Colorado senators are pushing Congress to include Marijuana Banking in the Defense Act

Colorado Senators Michael Bennet and John Hickenlooper have signed a joint letter urging congressional leaders to consider federal legislation that allows marijuana companies access to banking services.

Bennet and John Hickenlooper asked rank-and-file members of the Senate committee currently considering the National Defense Authorization Act, a required federal law enforcement funding law, to include the language of the Secure and Fair Enforcement (SAFE) Banking Act in the broader Defense Act.

“Current law prevents licensed marijuana companies from accessing banking services and products – such as deposits and checking accounts – resulting in companies operating everything in cash,” the letter said on November 24. “Without federally approved banking services, state-licensed cannabis companies cannot write checks, make or receive electronic payments, use a payroll provider, or accept credit and debit cards.”

The SAFE Banking Act, originally enacted by Representative Ed Perlmutter, would allow banks to offer government legal business loans, credit lines, checking accounts and other traditional financial services. The bill has passed Parliament a handful of times as independent legislation or as an amendment to other budget laws since 2019, including the recently adopted House version of the NDAA – but a major push for federal legalization and social compensation from the drug war has moved the SAFE Banking Act to the Senate sideline.

Due to the plant’s federal ban, marijuana companies are banned from financial services and tax deductions, and all institutions that serve these companies are technically at risk of federal drug taxes. Although some smaller banks and credit unions will take on this risk of high fees, the majority of legal marijuana transactions still happen in cash, creating a target for crime, according to Bennet and Hickenlooper.

“This is a serious public security risk to our community, which invites theft, tax evasion, robbery, burglary or worse,” Colorado senators said, adding that operating in cash “further disadvantages the cannabis industry by making it difficult to obtain loans. at reasonable prices. ”

According to an annual marijuana exposure report prepared by Denver Department of Excise and Licenses, burglary related to commercial marijuana increased from 122 in 2019 to 175 in 2020. Despite accounting for less than 1 percent of all businesses in Denver, marijuana companies accounted for 8.6 percent of all reported business burglary in 2020. , the department noted. And LivWell Enlightened Health, one of Colorado’s largest marijuana companies, experienced fifteen burglary attempts over the course of three months last year, a manager there reported.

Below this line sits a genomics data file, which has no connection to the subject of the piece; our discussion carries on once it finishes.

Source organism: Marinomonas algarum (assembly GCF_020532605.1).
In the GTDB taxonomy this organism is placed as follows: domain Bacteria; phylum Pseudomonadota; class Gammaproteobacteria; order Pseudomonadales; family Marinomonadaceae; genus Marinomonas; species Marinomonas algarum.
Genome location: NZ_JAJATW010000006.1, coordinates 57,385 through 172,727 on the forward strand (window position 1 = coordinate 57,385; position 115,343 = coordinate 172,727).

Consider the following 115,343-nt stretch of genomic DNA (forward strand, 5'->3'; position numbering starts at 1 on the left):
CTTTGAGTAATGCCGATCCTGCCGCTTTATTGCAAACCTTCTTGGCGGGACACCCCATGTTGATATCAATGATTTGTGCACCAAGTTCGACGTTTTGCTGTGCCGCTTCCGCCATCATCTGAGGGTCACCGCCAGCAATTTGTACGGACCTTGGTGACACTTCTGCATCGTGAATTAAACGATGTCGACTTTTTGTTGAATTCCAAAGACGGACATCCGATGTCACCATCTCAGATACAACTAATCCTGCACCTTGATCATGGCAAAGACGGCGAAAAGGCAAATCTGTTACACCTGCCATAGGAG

Democratic Senators Cory Booker and Majority Leader Chuck Schumer, who have pushed for more aggressive pot legislation with provisions on social equality, have suggested that if marijuana banks were approved, it could compromise national legalization efforts by putting one foot in with trade but keeping the other foot out with social justice. In their letter, Bennet and Hickenlooper argue the opposite.

“The legalization of cannabis has created entrepreneurial opportunities out of previously illegal markets, but lack of access to capital limits the ability of potential entrepreneurs and small business owners to enter this new industry,” their letter reads.

Governor Jared Polis was part of a larger push for the SAFE Banking Act earlier in November, joining 23 other governors who signed a letter asking senators to add the bill as an amendment to the NDAA. Colorado politicians are not alone in asking for the SAFE Banking Act to be passed, but the bill has still not received a vote in the Senate.

However, Hickenlooper, who was governor of Colorado during the first years of legalizing recreational equipment, had some marijuana-related success with the Infrastructure Investment and Jobs Act, in which he secured a change that requires US Department of Transportation to study how marijuana inhibits driving and push federal marijuana research that better reflects products found in today’s legal markets. That bill was signed by President Joe Biden on November 15th.

The NDAA’s next hearing will be on Tuesday, November 30, with the Senate Banking, Housing, and City Committees. Find Bennet and Hickenlooper’s full letter below.


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